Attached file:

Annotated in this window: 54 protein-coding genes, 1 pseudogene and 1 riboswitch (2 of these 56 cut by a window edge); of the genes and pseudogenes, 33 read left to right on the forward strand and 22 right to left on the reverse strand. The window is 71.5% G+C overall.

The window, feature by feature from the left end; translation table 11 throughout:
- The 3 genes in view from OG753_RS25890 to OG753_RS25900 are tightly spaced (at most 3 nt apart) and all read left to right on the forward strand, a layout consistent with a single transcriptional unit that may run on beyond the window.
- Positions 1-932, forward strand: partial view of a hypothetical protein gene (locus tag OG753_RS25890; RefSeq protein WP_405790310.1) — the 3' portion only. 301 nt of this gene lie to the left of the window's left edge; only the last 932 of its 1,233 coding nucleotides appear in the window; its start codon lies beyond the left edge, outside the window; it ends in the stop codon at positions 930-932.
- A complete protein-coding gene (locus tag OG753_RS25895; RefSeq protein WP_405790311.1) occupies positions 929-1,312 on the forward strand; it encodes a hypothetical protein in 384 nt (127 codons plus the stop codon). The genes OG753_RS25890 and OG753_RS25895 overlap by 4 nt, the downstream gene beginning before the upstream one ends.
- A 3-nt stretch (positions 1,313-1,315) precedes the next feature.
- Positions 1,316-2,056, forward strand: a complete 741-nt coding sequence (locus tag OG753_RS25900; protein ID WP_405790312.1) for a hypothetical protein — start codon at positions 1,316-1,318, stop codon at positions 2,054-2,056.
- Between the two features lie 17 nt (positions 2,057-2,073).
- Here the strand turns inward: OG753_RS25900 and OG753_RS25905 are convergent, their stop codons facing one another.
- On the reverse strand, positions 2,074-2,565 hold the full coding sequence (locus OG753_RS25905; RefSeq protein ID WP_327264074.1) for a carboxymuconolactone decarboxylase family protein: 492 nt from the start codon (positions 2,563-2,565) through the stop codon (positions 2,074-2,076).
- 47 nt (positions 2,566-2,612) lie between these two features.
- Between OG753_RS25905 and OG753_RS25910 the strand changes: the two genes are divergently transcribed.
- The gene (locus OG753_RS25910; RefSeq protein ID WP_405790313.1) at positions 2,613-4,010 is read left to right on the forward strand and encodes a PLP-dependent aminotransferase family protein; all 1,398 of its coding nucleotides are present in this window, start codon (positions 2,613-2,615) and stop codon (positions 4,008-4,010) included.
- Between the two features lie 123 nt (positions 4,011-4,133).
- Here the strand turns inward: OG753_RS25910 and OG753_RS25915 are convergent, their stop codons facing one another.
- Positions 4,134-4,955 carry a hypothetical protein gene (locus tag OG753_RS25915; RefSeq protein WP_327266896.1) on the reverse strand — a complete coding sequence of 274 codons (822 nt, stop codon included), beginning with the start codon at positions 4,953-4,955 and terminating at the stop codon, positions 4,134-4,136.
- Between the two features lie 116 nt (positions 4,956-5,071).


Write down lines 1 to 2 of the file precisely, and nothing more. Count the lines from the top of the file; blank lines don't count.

Annotated in this window: 54 protein-coding genes, 1 pseudogene and 1 riboswitch (2 of these 56 cut by a window edge); of the genes and pseudogenes, 33 read left to right on the forward strand and 22 right to left on the reverse strand. The window is 71.5% G+C overall.

The window, feature by feature from the left end; translation table 11 throughout: